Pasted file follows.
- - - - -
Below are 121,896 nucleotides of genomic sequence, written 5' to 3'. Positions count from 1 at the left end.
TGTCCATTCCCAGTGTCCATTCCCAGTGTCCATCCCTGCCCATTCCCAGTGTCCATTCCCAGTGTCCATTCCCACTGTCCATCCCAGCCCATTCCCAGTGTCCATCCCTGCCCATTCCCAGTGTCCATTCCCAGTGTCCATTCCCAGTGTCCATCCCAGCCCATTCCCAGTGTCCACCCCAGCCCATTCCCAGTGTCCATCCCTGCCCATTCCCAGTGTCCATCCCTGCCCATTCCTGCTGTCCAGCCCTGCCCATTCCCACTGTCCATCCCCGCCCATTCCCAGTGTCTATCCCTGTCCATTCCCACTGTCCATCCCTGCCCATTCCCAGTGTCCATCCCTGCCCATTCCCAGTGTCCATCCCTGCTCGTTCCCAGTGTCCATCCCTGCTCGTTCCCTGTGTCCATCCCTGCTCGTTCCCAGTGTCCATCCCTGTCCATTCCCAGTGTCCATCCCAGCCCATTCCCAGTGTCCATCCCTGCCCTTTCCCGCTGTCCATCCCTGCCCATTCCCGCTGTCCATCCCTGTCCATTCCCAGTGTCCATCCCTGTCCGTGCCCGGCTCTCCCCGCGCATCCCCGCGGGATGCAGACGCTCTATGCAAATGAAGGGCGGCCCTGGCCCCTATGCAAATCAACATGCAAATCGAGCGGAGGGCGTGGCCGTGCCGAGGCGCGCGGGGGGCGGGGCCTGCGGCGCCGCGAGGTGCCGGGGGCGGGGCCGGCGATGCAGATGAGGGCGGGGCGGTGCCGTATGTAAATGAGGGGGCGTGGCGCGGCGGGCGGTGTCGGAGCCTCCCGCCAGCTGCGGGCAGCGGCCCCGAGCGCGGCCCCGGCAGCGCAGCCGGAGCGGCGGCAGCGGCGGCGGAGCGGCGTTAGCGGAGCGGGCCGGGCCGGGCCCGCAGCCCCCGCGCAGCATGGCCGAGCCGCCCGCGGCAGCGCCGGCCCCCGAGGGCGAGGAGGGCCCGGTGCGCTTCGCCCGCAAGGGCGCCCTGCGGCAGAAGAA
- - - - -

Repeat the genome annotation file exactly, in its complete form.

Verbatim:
Below are 121,896 nucleotides of genomic sequence, written 5' to 3'. Positions count from 1 at the left end.
TGTCCATTCCCAGTGTCCATTCCCAGTGTCCATCCCTGCCCATTCCCAGTGTCCATTCCCAGTGTCCATTCCCACTGTCCATCCCAGCCCATTCCCAGTGTCCATCCCTGCCCATTCCCAGTGTCCATTCCCAGTGTCCATTCCCAGTGTCCATCCCAGCCCATTCCCAGTGTCCACCCCAGCCCATTCCCAGTGTCCATCCCTGCCCATTCCCAGTGTCCATCCCTGCCCATTCCTGCTGTCCAGCCCTGCCCATTCCCACTGTCCATCCCCGCCCATTCCCAGTGTCTATCCCTGTCCATTCCCACTGTCCATCCCTGCCCATTCCCAGTGTCCATCCCTGCCCATTCCCAGTGTCCATCCCTGCTCGTTCCCAGTGTCCATCCCTGCTCGTTCCCTGTGTCCATCCCTGCTCGTTCCCAGTGTCCATCCCTGTCCATTCCCAGTGTCCATCCCAGCCCATTCCCAGTGTCCATCCCTGCCCTTTCCCGCTGTCCATCCCTGCCCATTCCCGCTGTCCATCCCTGTCCATTCCCAGTGTCCATCCCTGTCCGTGCCCGGCTCTCCCCGCGCATCCCCGCGGGATGCAGACGCTCTATGCAAATGAAGGGCGGCCCTGGCCCCTATGCAAATCAACATGCAAATCGAGCGGAGGGCGTGGCCGTGCCGAGGCGCGCGGGGGGCGGGGCCTGCGGCGCCGCGAGGTGCCGGGGGCGGGGCCGGCGATGCAGATGAGGGCGGGGCGGTGCCGTATGTAAATGAGGGGGCGTGGCGCGGCGGGCGGTGTCGGAGCCTCCCGCCAGCTGCGGGCAGCGGCCCCGAGCGCGGCCCCGGCAGCGCAGCCGGAGCGGCGGCAGCGGCGGCGGAGCGGCGTTAGCGGAGCGGGCCGGGCCGGGCCCGCAGCCCCCGCGCAGCATGGCCGAGCCGCCCGCGGCAGCGCCGGCCCCCGAGGGCGAGGAGGGCCCGGTGCGCTTCGCCCGCAAGGGCGCCCTGCGGCAGAAGAA